Wendy Mayer at Charlie Smith London

Shock and mild repulsion are universal, if not lazy, reactions to this body of work by Welsh artist Wendy Mayer, but the sculptures featured in 'Curious Room' certainly evoke a chilling and highly personal response which will undoubtedly vary with each viewer. Hyperrealism is practiced in Mayer's work, with startling vinyl figures of babies' heads incorporated into various domestic objects, including an oil can and a vase. The coming together of two objects (both highly recognisable, one banal) forms a collection which is at once disconcerting and compelling, for the reason that, at face value, the viewer demands explanation of the performative aspect of the work.

Charlie Smith London, EC1V, has put together a show which focuses heavily on sculptural work and pushes it to its limits, as hyperrealism is often able to do. As aforementioned, it is clear that the artist's practice is saturated with personal, perhaps scarring, memories and trapped emotions, whether these are Mayer's own or drawn from external inspiration. In 'Cocoon', the first sculpture merging vinyl and ceramics, an artificial head is held within a ceramic vase bearing the design of a shell, suggesting a strong binding relationship between mankind and nature. In fact the intensity of the piece combined with the almost suffocating closeness with which the head is fixed to the vase implies that there is a kind of metamorphosis afoot, yet the identity and physicality of the figure is frozen in time. It then becomes clear that the artist is playing with the idea of memories transcending through time and affecting the individual's own future by incorporating the past.

Wendy Mayer, Cocoon, 2016. Painted vinyl, mohair, ceramic vase, 18cm x 24cm x 12cm. Charlie Smith London, London.

While the exhibition is sculpture-heavy, 'Land of Our Fathers' adds a further dimension to the show which allows the viewer to really enter Mayer's thought process. A papier maché and wax setup, bearing great resemblances to the rest of the show with the inclusion of painted vinyl faces engulfed in gold pillars, a small theatre stage is the setup for a performance of a musical interlude, using a pipe organ track, which is potentially longer in length than necessary, but certainly adds both unity and further complexity to the exhibition as a whole. The sound piece is frantic and often sporadic, mirrored by an element of the piece which repeatedly transfixes the viewer: two golden faces between the gold pillars which are highly similar to those already seen in the sculptural works, but have a distressed facial expression which adds a new stratum of intrigue to the show, as again they visually articulate bold emotions yet are frozen in time and are at the mercy of the artist. Whereas often the viewer has some level of autonomy in comprehending an artwork, 'Curious Room' is very much a public expression of Mayer's private space.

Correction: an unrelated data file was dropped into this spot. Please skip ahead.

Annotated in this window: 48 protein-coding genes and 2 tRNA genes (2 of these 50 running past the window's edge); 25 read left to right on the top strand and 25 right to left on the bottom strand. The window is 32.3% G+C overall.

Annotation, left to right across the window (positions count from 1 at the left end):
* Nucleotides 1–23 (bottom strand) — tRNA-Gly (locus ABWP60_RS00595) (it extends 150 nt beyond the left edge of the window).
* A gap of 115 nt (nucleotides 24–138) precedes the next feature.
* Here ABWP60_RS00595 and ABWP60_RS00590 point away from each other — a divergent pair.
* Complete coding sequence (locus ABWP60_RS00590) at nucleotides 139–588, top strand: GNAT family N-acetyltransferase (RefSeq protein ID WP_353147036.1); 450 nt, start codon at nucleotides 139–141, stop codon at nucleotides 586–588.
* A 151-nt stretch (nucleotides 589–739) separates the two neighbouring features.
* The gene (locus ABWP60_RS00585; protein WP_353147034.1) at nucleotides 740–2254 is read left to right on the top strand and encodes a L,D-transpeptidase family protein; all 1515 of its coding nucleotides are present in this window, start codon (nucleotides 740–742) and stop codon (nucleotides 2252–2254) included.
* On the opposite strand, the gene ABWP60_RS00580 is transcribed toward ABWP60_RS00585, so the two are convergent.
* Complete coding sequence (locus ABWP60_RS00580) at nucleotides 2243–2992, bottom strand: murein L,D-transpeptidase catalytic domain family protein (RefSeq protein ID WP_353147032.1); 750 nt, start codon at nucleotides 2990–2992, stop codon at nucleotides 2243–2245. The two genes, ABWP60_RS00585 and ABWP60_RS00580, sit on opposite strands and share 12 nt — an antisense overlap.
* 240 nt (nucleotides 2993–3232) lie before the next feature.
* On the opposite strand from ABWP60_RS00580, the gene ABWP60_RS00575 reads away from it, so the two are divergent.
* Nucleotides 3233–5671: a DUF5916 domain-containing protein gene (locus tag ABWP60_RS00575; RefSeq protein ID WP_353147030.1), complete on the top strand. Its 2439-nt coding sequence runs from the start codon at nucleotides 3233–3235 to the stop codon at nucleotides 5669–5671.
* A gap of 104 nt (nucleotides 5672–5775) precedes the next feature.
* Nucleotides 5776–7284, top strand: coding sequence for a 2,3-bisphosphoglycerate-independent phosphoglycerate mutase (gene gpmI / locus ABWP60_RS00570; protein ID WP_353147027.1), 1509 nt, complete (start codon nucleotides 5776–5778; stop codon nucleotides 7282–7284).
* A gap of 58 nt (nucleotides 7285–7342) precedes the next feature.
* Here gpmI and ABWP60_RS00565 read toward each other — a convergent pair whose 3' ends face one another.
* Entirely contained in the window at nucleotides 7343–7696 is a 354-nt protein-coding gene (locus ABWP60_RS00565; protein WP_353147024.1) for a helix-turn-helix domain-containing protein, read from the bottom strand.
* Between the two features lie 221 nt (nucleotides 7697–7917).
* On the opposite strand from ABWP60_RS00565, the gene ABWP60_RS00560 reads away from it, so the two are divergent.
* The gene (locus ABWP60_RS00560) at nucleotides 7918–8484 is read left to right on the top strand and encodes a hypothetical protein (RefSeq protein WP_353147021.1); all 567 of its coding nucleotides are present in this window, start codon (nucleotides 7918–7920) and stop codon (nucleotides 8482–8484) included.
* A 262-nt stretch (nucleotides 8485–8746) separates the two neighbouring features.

Some abstract ideas or metaphors in the show are rewarding to uncover, such as the 'Smotyn Du' series, showcasing five different vinyl faces, this time incorporated into a coat hanger and hung from a coat peg. Darkly resembling the crucifixion of Christ, the viewer is reminded of the fragility of human life and, in the context of 'Curious Room', the different tragedies and memories integral to each of these lives. Interestingly, especially given the heightened nature of the Black Lives Matter movement, there is no ethnic diversity within the series, which contains Blonde, Auburn, Dark (which is decidedly Caucasian), Brown (likewise) and Strawberry. 

Wendy Mayer, Smotyn Du (Auburn), 2016. Painted vinyl, mohair, silk, coat hangers, metal pegs, 40cm x 12cm x 41cm. Charlie Smith London, London. 

Perhaps the most poignant work is 'Little Bird', which is perhaps naively so due to its matte black structure comprising of ceramic, papier maché and feathers. A static, emotionless visage now loses much of its hyperreal aesthetic by being painted black and shaped like an urn. There is the feeling that this piece is intensely personal and acts as a memento mori, and while each work is compelling, there is less desire to investigate explicitly the reasoning behind 'Little Bird'. Ultimately this is prevalent throughout the show, despite the initial intrigue to understand why babies have been used as a motif. Thus this response is certainly bizarre in the world of contemporary art, where the urge to analyse and assess the context, theories and effects of each respective artwork is the prerogative of the viewer.

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